Same with Las Vegas Sands... they're looking at Korea, Japan, Vietnam, and even Spain for new resorts once they finish the Parisian on the cotai strip. Like every other U.S. multinational corporation, they have no plans for anything in the U.S...

    ... especially given that our country's most anti-capitalist President in American history has another 4 years to punish anybody and everybody with investment capital to deploy.

    Spok

  • Report this Comment On November 21, 2012, at 11:44 PM, TMFBos wrote:

    Great points Spok and Ben; really liked some of your takeaways, especially the part about the focused REIT for LVS. I'm no expert in the arena of REIT's, but was curious as how it would be set up if it's objective was to invest in new properties for a specific business entity. It seems PENN definitely has a few more advantages to operating in the structure, but I'll be curious to see if a global casino operator tries to make it work as well.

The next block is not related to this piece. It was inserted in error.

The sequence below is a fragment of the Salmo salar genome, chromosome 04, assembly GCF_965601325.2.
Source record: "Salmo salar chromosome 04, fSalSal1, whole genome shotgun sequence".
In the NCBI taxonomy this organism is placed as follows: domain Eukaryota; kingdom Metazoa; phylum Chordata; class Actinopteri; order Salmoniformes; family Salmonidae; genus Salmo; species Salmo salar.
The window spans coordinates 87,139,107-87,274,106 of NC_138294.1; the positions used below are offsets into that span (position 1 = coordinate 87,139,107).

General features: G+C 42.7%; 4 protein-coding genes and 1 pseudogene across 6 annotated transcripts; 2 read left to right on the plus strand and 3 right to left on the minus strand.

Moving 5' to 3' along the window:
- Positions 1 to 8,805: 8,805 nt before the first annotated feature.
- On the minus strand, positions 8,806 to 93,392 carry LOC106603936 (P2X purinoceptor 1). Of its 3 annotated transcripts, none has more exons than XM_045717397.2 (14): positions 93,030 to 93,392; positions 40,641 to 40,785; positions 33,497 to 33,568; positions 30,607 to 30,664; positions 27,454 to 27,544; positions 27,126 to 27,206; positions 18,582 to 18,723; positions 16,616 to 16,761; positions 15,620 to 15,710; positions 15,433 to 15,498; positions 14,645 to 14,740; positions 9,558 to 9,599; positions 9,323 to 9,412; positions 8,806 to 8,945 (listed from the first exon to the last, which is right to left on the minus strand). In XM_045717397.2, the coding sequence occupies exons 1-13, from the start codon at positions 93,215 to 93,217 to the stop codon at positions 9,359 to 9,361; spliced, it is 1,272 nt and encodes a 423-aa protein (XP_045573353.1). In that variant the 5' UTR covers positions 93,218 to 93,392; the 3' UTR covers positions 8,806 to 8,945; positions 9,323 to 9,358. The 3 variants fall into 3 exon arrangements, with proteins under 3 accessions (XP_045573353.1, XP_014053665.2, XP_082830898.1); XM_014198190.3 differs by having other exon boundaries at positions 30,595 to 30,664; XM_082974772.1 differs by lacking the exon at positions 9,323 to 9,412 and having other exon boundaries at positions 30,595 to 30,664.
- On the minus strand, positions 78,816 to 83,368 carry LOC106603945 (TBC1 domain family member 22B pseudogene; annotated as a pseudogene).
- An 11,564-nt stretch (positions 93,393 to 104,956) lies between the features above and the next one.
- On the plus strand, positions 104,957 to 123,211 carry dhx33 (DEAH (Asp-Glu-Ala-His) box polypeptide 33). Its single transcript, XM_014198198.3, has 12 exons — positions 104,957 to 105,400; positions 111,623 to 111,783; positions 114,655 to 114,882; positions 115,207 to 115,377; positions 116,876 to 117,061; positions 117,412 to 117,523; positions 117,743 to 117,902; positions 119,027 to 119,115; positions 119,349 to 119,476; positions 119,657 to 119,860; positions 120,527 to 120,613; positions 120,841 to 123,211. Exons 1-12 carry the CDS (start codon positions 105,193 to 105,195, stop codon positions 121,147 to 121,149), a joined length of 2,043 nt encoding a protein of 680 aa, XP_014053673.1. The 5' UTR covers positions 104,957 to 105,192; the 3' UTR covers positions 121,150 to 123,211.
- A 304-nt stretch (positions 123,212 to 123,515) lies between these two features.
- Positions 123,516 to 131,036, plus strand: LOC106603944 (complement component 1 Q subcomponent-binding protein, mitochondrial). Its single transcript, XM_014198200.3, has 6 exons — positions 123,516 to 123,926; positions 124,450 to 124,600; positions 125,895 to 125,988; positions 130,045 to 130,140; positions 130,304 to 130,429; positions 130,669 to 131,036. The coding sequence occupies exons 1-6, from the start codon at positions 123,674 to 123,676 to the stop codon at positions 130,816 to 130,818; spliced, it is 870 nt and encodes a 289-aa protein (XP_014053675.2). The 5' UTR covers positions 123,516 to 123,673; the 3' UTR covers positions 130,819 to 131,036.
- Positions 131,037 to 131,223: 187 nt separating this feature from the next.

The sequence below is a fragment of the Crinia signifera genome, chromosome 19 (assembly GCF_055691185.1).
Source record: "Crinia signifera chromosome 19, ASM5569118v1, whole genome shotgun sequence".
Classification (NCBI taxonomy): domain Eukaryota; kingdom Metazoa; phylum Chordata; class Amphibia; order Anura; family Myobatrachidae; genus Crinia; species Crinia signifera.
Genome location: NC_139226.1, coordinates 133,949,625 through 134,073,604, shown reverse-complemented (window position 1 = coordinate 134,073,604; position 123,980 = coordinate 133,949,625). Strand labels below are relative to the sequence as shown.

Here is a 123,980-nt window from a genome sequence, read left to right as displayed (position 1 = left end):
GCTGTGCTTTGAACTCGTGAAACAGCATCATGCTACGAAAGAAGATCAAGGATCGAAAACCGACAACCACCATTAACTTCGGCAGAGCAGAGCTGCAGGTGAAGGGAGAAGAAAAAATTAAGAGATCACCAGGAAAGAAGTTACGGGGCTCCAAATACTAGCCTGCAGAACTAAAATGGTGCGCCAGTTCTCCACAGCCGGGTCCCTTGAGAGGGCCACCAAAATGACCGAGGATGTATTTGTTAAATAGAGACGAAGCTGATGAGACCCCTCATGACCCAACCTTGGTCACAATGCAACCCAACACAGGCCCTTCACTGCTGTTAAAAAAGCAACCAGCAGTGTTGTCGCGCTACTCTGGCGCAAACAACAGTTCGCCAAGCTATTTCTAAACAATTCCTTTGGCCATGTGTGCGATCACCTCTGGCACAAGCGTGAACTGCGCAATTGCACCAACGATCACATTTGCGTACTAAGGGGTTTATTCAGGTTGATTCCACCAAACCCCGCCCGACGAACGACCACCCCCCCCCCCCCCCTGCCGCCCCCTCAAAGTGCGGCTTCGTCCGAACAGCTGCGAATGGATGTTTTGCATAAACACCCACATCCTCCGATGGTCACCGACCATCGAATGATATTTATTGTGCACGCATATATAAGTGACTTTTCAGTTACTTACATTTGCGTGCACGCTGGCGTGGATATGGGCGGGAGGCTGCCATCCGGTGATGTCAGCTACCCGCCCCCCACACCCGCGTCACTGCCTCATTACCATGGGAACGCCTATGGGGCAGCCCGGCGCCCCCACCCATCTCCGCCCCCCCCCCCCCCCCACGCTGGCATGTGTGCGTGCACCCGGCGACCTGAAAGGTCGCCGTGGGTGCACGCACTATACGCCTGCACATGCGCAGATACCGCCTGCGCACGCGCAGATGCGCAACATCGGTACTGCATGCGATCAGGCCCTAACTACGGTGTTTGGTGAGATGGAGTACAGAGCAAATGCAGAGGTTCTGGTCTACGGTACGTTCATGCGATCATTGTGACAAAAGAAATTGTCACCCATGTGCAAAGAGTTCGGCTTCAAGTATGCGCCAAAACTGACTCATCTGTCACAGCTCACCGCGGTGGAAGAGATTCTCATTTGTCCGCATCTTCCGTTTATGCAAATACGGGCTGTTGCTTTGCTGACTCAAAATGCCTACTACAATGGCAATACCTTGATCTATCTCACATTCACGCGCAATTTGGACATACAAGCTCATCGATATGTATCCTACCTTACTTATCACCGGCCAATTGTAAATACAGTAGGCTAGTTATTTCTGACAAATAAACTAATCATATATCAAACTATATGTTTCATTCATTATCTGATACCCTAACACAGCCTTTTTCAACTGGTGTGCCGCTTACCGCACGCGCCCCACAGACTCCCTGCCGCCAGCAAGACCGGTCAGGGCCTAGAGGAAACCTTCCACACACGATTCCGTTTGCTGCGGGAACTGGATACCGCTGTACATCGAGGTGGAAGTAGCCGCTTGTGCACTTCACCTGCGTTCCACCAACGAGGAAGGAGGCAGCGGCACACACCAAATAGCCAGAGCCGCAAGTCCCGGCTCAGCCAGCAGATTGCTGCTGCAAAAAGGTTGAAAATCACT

As for taxes, I try to stay politically neutral for the most part, as politics can be quite the heated issue these days. Although when it comes to our tax code and multi-national corporations; America is unarguably at a disadvantage to other countries.

    Thought this was a great discussion by the way. I always like it when content can have good discussion that helps our investment community better understand the companies they're interested in. We just ask all of our fellow Fools to remain respectful of other Fool's opinions and have fun constructive debates when they inevitably disagree. We love to have both sides of the story so our community can make the most informed decisions possible.

    Cheers!

    Blake